I like to section off two rooms every time I leave the house - run Scooby in one and Ruby in the other (roomba is red so it's named Ruby

Highly recommend both!

Oh yea I forgot one thing -- hair getting wrapped around the brushes. Not the sibes hair but *my* long hair! Never thought I would be cursing my own hair, but it is harder to get unwound from the brushes than all the white fluffy puppy hair. Finally the boys are not to blame for hair.

The Virtual Walls are great for avoiding cords too.

One last thing - we have *no* rugs whatsoever, so this may be why the roomba works so fantastically for me and not so great for others.

Jason L’s Review:

we have the discovery and it certainly won't replace your regular vacuuming, it will make it much easier. We have to clean it after every use because as you can guess, the hair gets all wrapped up in the brushes. cleaning isn't a big deal though. So we run it at least every other night and it does a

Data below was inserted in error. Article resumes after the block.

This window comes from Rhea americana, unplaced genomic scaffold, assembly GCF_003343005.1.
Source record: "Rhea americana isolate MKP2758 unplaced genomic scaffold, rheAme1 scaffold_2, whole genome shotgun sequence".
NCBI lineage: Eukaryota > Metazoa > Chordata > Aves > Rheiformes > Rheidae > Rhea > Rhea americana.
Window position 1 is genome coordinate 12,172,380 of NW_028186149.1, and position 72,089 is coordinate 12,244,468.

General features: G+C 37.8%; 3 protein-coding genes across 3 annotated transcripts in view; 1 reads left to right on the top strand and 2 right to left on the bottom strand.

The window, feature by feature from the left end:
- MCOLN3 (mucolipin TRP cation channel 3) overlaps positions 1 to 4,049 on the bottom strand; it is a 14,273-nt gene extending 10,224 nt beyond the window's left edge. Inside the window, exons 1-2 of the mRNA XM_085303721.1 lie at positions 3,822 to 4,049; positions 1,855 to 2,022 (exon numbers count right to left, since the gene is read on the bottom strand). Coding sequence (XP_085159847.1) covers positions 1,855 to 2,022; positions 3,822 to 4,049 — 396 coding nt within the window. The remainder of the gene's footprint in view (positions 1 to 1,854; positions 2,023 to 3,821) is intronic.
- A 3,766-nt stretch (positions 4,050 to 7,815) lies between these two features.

real good job of keep the house clean, it gets under the couches and areas that we struggle to get to. We also use the scheduler and have it run at 6 in the morning.

The only negatives (and this is for every vacuum and not just the roomba) is
that you have to pick all small stuff up and keep cords out of the way. Pretty much just like a regular vacuum anything it can run over but shouldn't, should be picked up.

We highly recommend it and I recommend getting it with the scheduler, we bought ours without and had to later buy it. Nakita however will chase it around if we run it during the day

Laura A writes: